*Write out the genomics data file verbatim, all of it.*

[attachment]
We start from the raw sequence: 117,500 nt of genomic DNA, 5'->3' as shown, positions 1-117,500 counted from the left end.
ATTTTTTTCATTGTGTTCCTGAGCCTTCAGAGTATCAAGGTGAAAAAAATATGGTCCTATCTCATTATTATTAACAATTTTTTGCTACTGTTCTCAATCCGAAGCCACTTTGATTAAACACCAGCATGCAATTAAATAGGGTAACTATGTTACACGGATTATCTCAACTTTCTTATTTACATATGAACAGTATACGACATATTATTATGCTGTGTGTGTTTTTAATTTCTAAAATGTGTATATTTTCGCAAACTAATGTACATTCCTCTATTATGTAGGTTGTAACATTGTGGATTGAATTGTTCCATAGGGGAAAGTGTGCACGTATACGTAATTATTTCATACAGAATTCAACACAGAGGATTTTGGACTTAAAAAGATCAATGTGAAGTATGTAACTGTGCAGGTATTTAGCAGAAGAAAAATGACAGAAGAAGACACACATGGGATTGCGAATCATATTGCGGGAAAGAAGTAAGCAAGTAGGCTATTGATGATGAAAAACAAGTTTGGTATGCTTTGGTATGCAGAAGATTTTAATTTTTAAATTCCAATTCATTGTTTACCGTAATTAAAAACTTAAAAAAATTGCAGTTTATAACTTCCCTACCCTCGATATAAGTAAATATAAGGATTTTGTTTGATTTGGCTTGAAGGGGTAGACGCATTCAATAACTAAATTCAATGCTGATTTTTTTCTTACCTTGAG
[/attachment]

We start from the raw sequence: 117,500 nt of genomic DNA, 5'->3' as shown, positions 1-117,500 counted from the left end.
ATTTTTTTCATTGTGTTCCTGAGCCTTCAGAGTATCAAGGTGAAAAAAATATGGTCCTATCTCATTATTATTAACAATTTTTTGCTACTGTTCTCAATCCGAAGCCACTTTGATTAAACACCAGCATGCAATTAAATAGGGTAACTATGTTACACGGATTATCTCAACTTTCTTATTTACATATGAACAGTATACGACATATTATTATGCTGTGTGTGTTTTTAATTTCTAAAATGTGTATATTTTCGCAAACTAATGTACATTCCTCTATTATGTAGGTTGTAACATTGTGGATTGAATTGTTCCATAGGGGAAAGTGTGCACGTATACGTAATTATTTCATACAGAATTCAACACAGAGGATTTTGGACTTAAAAAGATCAATGTGAAGTATGTAACTGTGCAGGTATTTAGCAGAAGAAAAATGACAGAAGAAGACACACATGGGATTGCGAATCATATTGCGGGAAAGAAGTAAGCAAGTAGGCTATTGATGATGAAAAACAAGTTTGGTATGCTTTGGTATGCAGAAGATTTTAATTTTTAAATTCCAATTCATTGTTTACCGTAATTAAAAACTTAAAAAAATTGCAGTTTATAACTTCCCTACCCTCGATATAAGTAAATATAAGGATTTTGTTTGATTTGGCTTGAAGGGGTAGACGCATTCAATAACTAAATTCAATGCTGATTTTTTTCTTACCTTGAG